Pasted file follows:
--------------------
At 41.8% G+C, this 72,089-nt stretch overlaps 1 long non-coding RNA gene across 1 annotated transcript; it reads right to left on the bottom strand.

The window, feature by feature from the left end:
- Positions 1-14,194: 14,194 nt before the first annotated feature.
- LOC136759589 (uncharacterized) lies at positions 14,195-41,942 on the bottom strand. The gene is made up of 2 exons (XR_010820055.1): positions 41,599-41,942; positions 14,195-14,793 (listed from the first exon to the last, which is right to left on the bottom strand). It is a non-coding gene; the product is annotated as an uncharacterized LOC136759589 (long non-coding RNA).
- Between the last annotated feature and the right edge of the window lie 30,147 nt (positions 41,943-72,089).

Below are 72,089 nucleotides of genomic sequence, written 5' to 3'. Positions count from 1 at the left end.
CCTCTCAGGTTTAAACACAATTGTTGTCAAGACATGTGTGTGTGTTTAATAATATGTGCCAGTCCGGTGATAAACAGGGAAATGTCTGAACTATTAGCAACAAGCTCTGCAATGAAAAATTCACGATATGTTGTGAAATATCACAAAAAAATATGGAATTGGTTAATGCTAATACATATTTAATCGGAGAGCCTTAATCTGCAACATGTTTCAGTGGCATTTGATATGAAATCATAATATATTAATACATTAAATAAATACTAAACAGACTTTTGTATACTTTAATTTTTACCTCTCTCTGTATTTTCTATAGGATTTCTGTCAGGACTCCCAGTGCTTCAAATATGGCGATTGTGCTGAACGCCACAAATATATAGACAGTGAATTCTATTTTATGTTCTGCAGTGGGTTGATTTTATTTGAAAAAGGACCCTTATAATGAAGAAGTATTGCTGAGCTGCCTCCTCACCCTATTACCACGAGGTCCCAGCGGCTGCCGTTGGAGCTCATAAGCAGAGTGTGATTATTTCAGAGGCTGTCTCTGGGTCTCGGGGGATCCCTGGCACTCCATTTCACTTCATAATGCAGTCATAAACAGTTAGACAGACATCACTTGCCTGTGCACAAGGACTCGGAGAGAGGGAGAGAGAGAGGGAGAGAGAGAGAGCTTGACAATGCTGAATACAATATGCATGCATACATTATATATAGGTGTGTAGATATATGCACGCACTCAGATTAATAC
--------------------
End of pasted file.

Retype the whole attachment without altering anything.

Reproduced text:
At 41.8% G+C, this 72,089-nt stretch overlaps 1 long non-coding RNA gene across 1 annotated transcript; it reads right to left on the bottom strand.

The window, feature by feature from the left end:
- Positions 1-14,194: 14,194 nt before the first annotated feature.
- LOC136759589 (uncharacterized) lies at positions 14,195-41,942 on the bottom strand. The gene is made up of 2 exons (XR_010820055.1): positions 41,599-41,942; positions 14,195-14,793 (listed from the first exon to the last, which is right to left on the bottom strand). It is a non-coding gene; the product is annotated as an uncharacterized LOC136759589 (long non-coding RNA).
- Between the last annotated feature and the right edge of the window lie 30,147 nt (positions 41,943-72,089).

Below are 72,089 nucleotides of genomic sequence, written 5' to 3'. Positions count from 1 at the left end.
CCTCTCAGGTTTAAACACAATTGTTGTCAAGACATGTGTGTGTGTTTAATAATATGTGCCAGTCCGGTGATAAACAGGGAAATGTCTGAACTATTAGCAACAAGCTCTGCAATGAAAAATTCACGATATGTTGTGAAATATCACAAAAAAATATGGAATTGGTTAATGCTAATACATATTTAATCGGAGAGCCTTAATCTGCAACATGTTTCAGTGGCATTTGATATGAAATCATAATATATTAATACATTAAATAAATACTAAACAGACTTTTGTATACTTTAATTTTTACCTCTCTCTGTATTTTCTATAGGATTTCTGTCAGGACTCCCAGTGCTTCAAATATGGCGATTGTGCTGAACGCCACAAATATATAGACAGTGAATTCTATTTTATGTTCTGCAGTGGGTTGATTTTATTTGAAAAAGGACCCTTATAATGAAGAAGTATTGCTGAGCTGCCTCCTCACCCTATTACCACGAGGTCCCAGCGGCTGCCGTTGGAGCTCATAAGCAGAGTGTGATTATTTCAGAGGCTGTCTCTGGGTCTCGGGGGATCCCTGGCACTCCATTTCACTTCATAATGCAGTCATAAACAGTTAGACAGACATCACTTGCCTGTGCACAAGGACTCGGAGAGAGGGAGAGAGAGAGGGAGAGAGAGAGAGCTTGACAATGCTGAATACAATATGCATGCATACATTATATATAGGTGTGTAGATATATGCACGCACTCAGATTAATAC